Residential building owners are legally required to maintain indoor temperatures at 68 degrees when the temperatures fall below 55 degrees outside during the day and a minimum of 62 degrees indoors overnight, regardless of outdoor temperatures. If an apartment lacks appropriate heat, a tenant should first attempt to notify the building owner, managing agent or superintendent. If heat is not restored, the tenant should register an official complaint via 311. Tenants can call 311, visit 311 online at NYC.gov/311, or use the 311 mobile app (on Android and iOS devices) to file a complaint. Hearing-impaired tenants can register complaints via a Touchtone Device for the Deaf TDD at (212) 504-4115.
NYCEM urges all New Yorkers to prioritize their safety by remaining alert and well-informed, including with real-time updates by subscribing to Notify NYC and listening to news broadcasts for the latest weather information:
- NYCEM offers New Yorkers tips on staying safe before, during, and after winter storms at on.nyc.gov/winterweather.
- Stay informed. Before and during an emergency, the city will send emergency alerts and updates to New Yorkers through various channels, including Notify NYC. Sign up for emergency notifications online or call 311. You can also follow @NotifyNYC on Twitter.
- Allow for extra travel time and expect delays with little to no notice. Use public transportation whenever possible.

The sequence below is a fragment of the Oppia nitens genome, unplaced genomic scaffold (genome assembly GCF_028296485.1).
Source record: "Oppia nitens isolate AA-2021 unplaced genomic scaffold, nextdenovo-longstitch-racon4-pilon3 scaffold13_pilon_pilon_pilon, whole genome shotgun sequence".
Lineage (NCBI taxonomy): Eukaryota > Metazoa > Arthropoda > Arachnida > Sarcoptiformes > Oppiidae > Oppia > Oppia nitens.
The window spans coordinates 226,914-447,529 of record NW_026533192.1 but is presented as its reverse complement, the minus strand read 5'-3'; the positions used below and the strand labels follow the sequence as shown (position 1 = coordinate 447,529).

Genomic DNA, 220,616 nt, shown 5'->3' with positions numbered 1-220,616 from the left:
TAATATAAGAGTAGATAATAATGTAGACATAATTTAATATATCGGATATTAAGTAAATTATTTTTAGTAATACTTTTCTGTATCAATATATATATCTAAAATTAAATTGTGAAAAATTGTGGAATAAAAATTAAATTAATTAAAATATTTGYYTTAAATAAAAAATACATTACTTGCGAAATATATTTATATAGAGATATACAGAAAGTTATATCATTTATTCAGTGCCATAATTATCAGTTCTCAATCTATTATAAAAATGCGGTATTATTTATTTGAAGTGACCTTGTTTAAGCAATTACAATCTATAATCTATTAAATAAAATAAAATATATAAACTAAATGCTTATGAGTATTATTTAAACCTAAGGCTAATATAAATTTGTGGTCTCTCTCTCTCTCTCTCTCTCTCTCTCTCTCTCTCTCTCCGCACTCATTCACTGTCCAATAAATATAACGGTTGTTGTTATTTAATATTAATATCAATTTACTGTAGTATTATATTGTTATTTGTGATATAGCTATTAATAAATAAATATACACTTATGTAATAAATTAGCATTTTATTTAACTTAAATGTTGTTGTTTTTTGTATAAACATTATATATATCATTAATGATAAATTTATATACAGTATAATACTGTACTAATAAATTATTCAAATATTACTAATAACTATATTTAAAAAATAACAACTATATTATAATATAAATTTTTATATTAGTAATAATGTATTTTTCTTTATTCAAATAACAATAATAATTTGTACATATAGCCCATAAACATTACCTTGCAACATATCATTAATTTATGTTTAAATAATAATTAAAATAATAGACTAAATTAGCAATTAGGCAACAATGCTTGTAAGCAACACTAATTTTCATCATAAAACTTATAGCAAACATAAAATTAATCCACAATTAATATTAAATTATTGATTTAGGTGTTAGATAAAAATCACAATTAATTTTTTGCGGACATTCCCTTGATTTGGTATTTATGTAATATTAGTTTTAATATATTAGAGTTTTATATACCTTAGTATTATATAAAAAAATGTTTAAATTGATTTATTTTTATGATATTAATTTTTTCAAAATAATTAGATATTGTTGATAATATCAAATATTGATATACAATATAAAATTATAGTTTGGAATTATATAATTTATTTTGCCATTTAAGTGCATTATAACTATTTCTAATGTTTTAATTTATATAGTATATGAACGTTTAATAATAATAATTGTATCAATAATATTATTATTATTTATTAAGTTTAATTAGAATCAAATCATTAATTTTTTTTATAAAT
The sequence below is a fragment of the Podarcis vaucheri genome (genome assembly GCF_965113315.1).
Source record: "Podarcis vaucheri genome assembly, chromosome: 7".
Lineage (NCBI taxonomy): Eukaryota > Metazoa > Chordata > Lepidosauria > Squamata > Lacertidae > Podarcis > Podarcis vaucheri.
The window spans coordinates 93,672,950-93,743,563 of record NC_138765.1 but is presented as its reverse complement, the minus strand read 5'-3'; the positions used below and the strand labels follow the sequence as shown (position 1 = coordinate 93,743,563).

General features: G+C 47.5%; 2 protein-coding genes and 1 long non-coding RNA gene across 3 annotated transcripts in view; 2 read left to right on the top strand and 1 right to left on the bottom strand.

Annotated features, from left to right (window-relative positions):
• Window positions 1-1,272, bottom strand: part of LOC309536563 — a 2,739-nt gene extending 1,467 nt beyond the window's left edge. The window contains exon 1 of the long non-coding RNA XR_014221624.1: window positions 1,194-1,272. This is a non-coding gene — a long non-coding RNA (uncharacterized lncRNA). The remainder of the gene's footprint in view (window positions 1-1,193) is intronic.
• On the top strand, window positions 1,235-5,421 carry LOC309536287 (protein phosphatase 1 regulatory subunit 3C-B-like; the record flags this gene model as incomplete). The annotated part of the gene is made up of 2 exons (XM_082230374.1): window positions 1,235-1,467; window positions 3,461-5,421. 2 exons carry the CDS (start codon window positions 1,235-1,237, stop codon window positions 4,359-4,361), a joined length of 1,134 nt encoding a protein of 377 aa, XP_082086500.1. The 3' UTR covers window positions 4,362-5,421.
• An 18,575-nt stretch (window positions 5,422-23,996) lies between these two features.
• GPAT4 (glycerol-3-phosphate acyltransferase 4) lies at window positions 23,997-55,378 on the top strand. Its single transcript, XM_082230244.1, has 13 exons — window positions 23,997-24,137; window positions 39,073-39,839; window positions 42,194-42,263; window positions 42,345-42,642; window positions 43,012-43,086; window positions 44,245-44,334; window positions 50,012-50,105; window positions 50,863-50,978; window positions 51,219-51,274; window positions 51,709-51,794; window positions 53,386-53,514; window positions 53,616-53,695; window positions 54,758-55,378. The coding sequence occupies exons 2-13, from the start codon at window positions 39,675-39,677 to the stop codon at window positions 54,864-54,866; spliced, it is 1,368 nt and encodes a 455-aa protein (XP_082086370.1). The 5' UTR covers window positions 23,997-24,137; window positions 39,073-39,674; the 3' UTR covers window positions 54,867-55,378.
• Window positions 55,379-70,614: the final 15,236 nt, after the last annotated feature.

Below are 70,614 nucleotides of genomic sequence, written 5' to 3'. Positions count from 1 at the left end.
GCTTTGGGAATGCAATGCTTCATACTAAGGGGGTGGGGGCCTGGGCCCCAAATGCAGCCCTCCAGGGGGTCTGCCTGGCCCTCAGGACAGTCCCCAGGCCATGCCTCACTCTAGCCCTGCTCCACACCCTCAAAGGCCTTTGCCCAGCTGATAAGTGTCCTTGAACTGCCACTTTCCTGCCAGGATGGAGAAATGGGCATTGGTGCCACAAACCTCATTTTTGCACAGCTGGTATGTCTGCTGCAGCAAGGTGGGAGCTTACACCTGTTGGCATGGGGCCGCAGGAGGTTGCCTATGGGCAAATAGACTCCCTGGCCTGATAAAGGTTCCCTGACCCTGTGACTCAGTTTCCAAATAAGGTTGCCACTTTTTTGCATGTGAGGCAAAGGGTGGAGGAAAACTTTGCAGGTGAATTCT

- If you have to go outdoors, wear dry, warm clothing and cover exposed skin. Keep fingertips, earlobes, and noses covered. Wear a hat, hood, scarf, and gloves.
- Shivering is an important first sign that the body is losing heat. Shivering is a signal to return indoors. Pedestrians should exercise caution and avoid slippery surfaces; some ice may not be visible. Wear sturdy boots that provide traction to reduce slipping. Use handrails when using stairs. Older New Yorkers and those with disabilities, access, and functional needs should take extra care outdoors to avoid slips and falls.
- Be safe at work. Workers who spend a lot of time outdoors are at risk for cold-related health impacts. If you are an employer, implement safe work practices, provide appropriate protective equipment, and train workers on how to stay safe during cold and winter weather.
- If you must drive, drive slowly. Vehicles take longer to stop on snow and ice than on dry pavement. Use major streets or highways for travel whenever possible. Have heightened awareness of cars, particularly when approaching or crossing intersections.